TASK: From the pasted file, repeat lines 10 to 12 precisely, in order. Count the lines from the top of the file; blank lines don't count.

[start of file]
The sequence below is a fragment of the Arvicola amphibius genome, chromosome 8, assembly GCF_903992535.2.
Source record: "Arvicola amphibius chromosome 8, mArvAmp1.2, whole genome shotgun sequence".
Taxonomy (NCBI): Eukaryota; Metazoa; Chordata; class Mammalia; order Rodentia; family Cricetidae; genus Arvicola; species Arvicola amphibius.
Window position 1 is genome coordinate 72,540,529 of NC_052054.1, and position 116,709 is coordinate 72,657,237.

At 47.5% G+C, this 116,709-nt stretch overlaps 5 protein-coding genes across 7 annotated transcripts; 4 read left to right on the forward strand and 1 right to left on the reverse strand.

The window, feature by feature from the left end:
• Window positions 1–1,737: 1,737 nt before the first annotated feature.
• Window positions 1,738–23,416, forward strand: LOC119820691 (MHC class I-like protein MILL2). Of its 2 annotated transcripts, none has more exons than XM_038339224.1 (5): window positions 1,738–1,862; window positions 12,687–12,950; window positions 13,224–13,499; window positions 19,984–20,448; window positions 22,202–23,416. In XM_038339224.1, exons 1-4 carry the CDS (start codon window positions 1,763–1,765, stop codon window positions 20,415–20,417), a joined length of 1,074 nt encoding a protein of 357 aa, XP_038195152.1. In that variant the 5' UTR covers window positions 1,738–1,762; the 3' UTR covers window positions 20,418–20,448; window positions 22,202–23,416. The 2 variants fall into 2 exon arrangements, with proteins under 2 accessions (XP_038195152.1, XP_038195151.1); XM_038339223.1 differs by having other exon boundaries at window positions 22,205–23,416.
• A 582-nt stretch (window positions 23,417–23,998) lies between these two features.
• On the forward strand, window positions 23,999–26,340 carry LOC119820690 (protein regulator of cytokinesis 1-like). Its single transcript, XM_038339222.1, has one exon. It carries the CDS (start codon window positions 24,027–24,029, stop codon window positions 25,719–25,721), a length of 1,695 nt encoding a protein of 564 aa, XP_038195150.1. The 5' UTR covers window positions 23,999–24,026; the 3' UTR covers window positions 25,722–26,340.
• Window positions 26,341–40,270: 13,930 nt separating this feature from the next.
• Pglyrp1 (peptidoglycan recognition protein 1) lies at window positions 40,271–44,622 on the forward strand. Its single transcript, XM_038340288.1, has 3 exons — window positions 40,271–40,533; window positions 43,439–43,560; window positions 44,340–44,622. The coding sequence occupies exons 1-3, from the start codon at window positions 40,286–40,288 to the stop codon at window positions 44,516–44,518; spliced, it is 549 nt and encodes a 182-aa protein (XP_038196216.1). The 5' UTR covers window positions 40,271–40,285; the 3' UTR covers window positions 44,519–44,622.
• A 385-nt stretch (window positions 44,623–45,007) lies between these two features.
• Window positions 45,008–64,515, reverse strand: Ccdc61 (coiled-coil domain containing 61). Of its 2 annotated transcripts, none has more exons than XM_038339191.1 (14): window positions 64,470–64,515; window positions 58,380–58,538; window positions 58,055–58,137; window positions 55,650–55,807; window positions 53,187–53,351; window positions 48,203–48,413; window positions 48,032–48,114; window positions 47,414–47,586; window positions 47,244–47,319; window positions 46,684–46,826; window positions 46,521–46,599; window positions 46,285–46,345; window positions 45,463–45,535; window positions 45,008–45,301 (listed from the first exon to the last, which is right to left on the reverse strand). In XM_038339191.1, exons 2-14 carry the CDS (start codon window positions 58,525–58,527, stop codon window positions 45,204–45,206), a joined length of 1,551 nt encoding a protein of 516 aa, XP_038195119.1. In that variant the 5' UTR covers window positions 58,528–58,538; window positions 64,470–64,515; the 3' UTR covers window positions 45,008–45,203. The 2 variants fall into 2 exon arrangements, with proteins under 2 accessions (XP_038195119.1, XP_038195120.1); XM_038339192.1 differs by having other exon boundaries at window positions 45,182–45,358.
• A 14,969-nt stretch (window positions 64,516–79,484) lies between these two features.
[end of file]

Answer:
• On the forward strand, window positions 23,999–26,340 carry LOC119820690 (protein regulator of cytokinesis 1-like). Its single transcript, XM_038339222.1, has one exon. It carries the CDS (start codon window positions 24,027–24,029, stop codon window positions 25,719–25,721), a length of 1,695 nt encoding a protein of 564 aa, XP_038195150.1. The 5' UTR covers window positions 23,999–24,026; the 3' UTR covers window positions 25,722–26,340.
• Window positions 26,341–40,270: 13,930 nt separating this feature from the next.
• Pglyrp1 (peptidoglycan recognition protein 1) lies at window positions 40,271–44,622 on the forward strand. Its single transcript, XM_038340288.1, has 3 exons — window positions 40,271–40,533; window positions 43,439–43,560; window positions 44,340–44,622. The coding sequence occupies exons 1-3, from the start codon at window positions 40,286–40,288 to the stop codon at window positions 44,516–44,518; spliced, it is 549 nt and encodes a 182-aa protein (XP_038196216.1). The 5' UTR covers window positions 40,271–40,285; the 3' UTR covers window positions 44,519–44,622.